Nuclear physicists seek an accurate description of the properties of atomic nuclei, collisions between nuclei, and extreme environments such as the first few seconds of our universe or the interior of a neutron star. These situations involve many particles interacting through complex forces. They’re each described by a number of different models that typically explain accurately results of existing experiments. The models don’t do as well predicting what will happen in future experiments or in environments that are inaccessible here on Earth. The Bayesian Analysis of Nuclear Dynamics (BAND) Framework will use advanced statistical methods to produce forecasts for as-yet-unexplored situations that combine nuclear-physics models in an optimal way. These will be more reliable than the predictions of any individual model. BAND’s forefront computer codes will be widely available and will facilitate the design of nuclear-physics experiments that can deliver the largest gain in understanding. The adoption of BAND’s tools in other sciences dealing with “model uncertainty” could spur broad scientific innovation. Undergraduate and graduate students working on BAND will gain a broad range of technical skills in data science, machine learning, nuclear physics, and high-performance computing.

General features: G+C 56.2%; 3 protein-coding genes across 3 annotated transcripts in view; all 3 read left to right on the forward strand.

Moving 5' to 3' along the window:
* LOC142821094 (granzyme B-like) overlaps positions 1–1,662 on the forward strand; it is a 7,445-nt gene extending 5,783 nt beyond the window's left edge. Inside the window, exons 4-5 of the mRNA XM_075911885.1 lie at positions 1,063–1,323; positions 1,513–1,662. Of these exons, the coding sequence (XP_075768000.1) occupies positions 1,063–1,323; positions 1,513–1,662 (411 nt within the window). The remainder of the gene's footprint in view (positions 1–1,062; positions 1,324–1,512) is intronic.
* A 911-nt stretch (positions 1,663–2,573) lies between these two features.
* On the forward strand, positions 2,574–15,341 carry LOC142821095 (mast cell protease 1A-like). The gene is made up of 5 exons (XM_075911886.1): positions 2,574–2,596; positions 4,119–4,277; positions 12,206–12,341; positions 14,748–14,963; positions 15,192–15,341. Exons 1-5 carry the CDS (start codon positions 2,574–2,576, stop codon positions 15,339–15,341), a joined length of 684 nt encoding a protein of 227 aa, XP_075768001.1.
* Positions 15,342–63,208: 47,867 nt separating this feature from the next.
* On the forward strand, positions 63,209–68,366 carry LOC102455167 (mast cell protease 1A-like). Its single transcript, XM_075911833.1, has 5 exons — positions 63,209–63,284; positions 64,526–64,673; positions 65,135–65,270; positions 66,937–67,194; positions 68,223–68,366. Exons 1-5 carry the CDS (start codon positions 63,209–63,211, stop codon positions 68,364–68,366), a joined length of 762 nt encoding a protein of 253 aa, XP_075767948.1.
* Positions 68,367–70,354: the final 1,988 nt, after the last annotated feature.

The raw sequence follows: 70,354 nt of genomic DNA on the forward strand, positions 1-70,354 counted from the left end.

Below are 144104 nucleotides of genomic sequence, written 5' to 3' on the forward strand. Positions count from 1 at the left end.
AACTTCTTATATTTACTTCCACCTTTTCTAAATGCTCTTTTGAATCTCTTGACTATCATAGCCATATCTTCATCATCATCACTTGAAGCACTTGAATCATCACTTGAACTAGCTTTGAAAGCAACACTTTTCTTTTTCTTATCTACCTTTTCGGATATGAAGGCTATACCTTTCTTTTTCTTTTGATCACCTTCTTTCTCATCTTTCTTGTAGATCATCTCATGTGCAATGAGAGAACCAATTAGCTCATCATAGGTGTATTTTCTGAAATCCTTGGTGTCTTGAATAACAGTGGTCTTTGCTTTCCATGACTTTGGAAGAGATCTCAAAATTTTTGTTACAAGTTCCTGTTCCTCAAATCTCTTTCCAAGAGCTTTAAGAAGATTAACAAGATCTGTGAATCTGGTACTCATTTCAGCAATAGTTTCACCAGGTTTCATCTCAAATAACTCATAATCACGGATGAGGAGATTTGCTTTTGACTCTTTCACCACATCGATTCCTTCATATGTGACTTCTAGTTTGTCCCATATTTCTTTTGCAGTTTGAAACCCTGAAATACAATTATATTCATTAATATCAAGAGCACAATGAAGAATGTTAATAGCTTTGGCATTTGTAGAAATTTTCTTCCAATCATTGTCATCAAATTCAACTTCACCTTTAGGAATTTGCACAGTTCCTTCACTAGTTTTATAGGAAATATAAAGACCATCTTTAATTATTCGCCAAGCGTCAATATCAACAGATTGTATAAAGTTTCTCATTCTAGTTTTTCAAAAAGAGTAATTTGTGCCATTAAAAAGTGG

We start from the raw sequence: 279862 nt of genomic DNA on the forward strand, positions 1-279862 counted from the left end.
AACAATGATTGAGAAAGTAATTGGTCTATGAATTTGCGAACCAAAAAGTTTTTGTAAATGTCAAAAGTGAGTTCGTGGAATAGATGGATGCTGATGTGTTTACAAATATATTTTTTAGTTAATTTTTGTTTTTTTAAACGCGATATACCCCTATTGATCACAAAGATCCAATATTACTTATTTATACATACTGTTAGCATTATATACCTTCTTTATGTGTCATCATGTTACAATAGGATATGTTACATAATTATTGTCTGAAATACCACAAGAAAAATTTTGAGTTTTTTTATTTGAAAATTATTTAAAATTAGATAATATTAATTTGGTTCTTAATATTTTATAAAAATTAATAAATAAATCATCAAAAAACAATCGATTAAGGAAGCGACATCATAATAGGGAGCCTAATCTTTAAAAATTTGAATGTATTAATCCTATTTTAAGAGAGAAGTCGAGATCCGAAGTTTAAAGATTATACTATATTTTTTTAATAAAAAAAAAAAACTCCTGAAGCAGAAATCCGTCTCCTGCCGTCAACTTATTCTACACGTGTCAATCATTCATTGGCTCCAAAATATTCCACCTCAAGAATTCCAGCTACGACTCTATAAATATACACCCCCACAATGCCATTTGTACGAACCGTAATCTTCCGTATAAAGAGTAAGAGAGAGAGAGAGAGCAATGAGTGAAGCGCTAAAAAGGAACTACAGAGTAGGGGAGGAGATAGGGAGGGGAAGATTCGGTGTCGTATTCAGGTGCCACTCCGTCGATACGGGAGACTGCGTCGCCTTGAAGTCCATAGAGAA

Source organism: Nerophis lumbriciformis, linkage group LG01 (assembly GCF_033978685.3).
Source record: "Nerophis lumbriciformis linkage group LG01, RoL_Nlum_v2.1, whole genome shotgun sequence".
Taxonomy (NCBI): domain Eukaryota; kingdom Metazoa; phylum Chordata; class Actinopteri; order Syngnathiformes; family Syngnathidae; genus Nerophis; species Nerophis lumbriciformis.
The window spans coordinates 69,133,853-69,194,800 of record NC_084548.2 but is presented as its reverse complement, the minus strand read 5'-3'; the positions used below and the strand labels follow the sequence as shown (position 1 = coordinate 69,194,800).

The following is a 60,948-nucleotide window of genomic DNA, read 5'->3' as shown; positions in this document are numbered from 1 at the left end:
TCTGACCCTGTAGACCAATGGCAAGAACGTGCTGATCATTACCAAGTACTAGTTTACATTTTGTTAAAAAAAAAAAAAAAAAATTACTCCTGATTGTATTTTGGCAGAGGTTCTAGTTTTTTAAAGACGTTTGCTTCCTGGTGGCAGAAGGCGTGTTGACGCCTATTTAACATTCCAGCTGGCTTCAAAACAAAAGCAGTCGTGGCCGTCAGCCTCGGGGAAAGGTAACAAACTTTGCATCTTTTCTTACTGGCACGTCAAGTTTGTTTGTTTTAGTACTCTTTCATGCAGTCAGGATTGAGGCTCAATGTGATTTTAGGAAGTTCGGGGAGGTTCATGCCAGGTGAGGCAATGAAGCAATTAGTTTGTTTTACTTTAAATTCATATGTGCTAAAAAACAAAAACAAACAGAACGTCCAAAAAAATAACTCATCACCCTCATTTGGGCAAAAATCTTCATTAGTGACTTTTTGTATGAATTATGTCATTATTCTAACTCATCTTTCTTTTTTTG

Nuclear physicists seek a quantitative description of strongly-interacting matter. Sophisticated models of how neutrons and protons interact in the nucleus, extreme environments, and collisions between nuclei have been key to the great progress made towards this goal. These models typically describe extant data well, but often yield divergent predictions for future experiments. The Bayesian Analysis of Nuclear Dynamics (BAND) framework will be a broadly available set of computational tools built through intensive collaboration between statisticians, computer scientists and nuclear physicists. It will combine the results of several models, incorporating prior knowledge and experimental data for each, to produce a full assessment of the uncertainty in nuclear-physics predictions. This will enable quantitative evaluation of the impact of future experiments, accelerating the theory-experiment feedback loop and spurring innovation. It will also help quantify uncertainties for terrestrially inaccessible environments, such as the core of neutron stars or the first microsecond after the Big Bang. Similar challenges are faced by researchers modeling complex dynamics in other sciences, so BAND’s tools will have broad appeal. Undergraduate and graduate students working on BAND will gain expertise in statistical methods and nuclear physics, as well as experience with large-scale computing and machine learning.

This award by the Office of Advanced Cyberinfrastructure is jointly supported by the Physics at the Information Frontier in the Division of Physics and the CDS&E program in the Division of Mathematical Sciences within the Directorate for Mathematical and Physical Sciences.

This award reflects NSF's statutory mission and has been deemed worthy of support through evaluation using the Foundation's intellectual merit and broader impacts review criteria.

National Science Foundation (NSF)
Division of Advanced CyberInfrastructure (ACI)
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Amy Walton
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Ohio University
United States
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